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Last update: October 2021

3 mins to read - 2021/10/27

Guidelines to Developing Kids’ Apps for a Safe and Secure UX

As we shine a spotlight on mobile data privacy for app users younger than 13, we have decided to lay out some practical guidelines for developing kids’ apps. This comes on the tail of the recent discovery that 1 in 5 kids’ apps on Google Play violate COPPA. And while it’s ultimately the developer’s responsibility to make sure their apps are appropriate for kids and regulation compliant, we have compiled some basic rules of thumb for designing apps and mobile games for children. Below are a few basic guidelines to follow with regards to designing apps to protect user data, as well as ensuring they’re kid-friendly in terms of app content and monetization.

Download our Data Security Whitepaper to learn more about OpenBack’s innovative approach to data tracking and privacy regulation compliance:

iOS Guidelines for Developing Kids’ Apps

Apple has consistently been a mover and shaker when it comes to improving privacy for iOS users. As kids’ safety is a top priority for their brand, they provide a quick and easy walkthrough of things developers should keep in mind. Firstly, developers must label what age group their app is targeting. Next, Apple lays out how in addition to age-appropriate content, all kids’ apps must hinge on some sort of parental gate before users can access any sort of eCommerce page, or to follow links to external websites or social media pages. (This parental gate is not the same thing as asking parental consent to track kids’ data, as required by COPPA.)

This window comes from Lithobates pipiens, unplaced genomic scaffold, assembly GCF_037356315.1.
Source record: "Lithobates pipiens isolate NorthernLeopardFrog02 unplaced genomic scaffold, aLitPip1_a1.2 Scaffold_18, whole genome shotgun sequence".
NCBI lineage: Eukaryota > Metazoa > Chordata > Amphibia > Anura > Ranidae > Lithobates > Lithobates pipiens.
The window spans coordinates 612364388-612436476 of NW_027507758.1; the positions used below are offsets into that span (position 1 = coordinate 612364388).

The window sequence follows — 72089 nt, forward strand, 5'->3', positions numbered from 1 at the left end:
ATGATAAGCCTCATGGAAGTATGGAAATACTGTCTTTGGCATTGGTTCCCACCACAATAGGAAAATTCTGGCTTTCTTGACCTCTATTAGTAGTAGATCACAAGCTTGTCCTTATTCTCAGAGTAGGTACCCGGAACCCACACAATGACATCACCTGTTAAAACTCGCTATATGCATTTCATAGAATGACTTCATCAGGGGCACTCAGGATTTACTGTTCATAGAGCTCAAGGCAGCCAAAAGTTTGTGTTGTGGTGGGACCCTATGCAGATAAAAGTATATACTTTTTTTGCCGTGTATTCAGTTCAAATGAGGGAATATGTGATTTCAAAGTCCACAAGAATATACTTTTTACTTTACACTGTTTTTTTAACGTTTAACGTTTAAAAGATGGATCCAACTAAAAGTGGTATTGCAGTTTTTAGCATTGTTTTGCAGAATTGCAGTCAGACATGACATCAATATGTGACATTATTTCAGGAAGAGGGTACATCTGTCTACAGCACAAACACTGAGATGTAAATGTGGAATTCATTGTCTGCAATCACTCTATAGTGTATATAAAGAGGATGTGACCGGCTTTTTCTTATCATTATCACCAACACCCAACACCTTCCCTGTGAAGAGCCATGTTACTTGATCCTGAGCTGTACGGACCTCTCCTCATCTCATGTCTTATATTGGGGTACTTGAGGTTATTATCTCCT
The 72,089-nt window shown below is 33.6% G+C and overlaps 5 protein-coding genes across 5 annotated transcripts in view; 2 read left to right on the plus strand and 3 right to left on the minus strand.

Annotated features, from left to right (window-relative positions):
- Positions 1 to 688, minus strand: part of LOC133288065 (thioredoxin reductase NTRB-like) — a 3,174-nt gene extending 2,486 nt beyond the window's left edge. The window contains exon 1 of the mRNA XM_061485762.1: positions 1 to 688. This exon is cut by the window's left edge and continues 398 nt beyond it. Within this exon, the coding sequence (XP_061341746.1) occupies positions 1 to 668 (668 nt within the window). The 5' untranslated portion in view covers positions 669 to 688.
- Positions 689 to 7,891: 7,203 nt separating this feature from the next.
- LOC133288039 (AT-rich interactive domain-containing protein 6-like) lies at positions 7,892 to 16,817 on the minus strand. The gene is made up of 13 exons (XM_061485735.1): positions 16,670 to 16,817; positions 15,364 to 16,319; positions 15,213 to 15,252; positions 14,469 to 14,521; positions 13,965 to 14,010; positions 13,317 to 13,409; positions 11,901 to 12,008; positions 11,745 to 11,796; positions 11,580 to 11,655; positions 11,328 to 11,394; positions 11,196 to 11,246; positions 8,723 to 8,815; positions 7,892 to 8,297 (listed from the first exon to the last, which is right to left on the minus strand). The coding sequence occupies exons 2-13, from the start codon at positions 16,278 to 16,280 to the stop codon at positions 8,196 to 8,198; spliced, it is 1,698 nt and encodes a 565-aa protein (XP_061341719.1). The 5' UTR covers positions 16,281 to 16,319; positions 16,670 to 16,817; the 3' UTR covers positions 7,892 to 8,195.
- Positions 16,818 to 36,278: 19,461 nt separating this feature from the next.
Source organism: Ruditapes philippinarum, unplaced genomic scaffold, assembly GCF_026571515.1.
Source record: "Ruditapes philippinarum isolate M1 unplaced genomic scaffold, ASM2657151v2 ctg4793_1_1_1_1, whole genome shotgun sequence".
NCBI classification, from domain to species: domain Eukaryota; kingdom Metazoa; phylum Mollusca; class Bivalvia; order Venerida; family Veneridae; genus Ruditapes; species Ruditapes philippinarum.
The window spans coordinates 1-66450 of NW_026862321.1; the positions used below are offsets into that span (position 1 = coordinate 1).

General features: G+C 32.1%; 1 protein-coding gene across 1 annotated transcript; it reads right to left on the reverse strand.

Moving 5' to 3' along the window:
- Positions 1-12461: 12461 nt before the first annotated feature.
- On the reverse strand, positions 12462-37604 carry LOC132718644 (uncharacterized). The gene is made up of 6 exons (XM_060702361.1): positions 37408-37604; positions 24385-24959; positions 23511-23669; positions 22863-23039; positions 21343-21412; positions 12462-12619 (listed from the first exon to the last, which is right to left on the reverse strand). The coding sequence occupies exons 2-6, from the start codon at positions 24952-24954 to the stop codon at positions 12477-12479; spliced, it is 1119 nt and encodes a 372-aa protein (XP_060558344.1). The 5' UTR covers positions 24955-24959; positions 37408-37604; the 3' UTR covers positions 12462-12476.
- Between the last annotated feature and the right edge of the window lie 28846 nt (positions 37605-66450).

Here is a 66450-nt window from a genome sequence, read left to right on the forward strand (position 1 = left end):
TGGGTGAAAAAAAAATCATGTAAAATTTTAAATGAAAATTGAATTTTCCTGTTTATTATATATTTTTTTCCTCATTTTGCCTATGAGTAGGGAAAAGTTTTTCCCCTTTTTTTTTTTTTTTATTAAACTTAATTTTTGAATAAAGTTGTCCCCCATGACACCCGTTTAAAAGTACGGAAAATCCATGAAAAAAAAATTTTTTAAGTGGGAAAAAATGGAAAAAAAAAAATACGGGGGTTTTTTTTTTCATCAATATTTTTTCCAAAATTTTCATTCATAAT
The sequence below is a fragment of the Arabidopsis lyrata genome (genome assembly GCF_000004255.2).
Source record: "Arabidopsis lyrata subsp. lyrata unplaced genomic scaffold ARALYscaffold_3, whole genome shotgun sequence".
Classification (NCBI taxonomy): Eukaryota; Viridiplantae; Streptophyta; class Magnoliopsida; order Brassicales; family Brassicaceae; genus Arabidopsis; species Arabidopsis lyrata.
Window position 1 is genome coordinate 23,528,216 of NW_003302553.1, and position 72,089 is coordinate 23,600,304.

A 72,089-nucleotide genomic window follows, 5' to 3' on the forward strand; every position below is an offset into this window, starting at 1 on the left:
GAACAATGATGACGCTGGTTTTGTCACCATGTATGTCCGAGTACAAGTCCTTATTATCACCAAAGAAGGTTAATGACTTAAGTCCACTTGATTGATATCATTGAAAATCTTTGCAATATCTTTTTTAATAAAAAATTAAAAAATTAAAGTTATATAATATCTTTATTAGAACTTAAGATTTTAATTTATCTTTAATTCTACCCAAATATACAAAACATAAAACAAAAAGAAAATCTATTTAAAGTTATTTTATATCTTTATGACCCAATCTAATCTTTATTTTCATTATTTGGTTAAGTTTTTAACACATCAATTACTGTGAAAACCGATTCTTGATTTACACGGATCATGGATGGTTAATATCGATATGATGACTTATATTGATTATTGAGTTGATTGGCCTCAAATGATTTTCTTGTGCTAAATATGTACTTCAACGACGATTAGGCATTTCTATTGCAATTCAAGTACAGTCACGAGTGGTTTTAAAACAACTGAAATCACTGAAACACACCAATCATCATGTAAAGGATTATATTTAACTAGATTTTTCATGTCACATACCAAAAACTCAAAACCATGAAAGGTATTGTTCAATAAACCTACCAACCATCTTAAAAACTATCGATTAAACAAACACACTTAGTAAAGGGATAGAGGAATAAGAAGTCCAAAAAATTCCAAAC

Moreover, advertising must be reviewed by humans to determine that they are appropriate for children. That is, they may not include behavioral advertising based on user data. Also,

“In limited cases, third-party analytics may be permitted provided that the services do not collect or transmit the IDFA or any identifiable information about children (such as name, date of birth, email address), their location, or their devices.”

Google Play Guidelines for Developing Kids’ Apps

As with Apple, kids’ apps that aspire to launch on Google Play must clarify what age users they are targeting. Apps targeting both kids and adults will have to display a warning label to clarify that. They also have content guidelines that assess what sort of material is inappropriate for apps targeting kids: content glamorizing violence, drug/alcohol use, and gambling; apps providing dating or sexual advice; ads with similarly mature content; and so on.

With regards to the app UX, augmented reality apps such as Pokemon GO must include a warning for users to be aware of their surroundings, and possibly for parental supervision if it’s aimed at very young children. Also, any APIs or SDKs implemented in the app must be approved for children. And any 3rd-party software must be compliant with COPPA, GDPR, or any other relevant data privacy regulation, as the app developer will be liable for any privacy violations they commit.

Google’s Guidelines to Monetization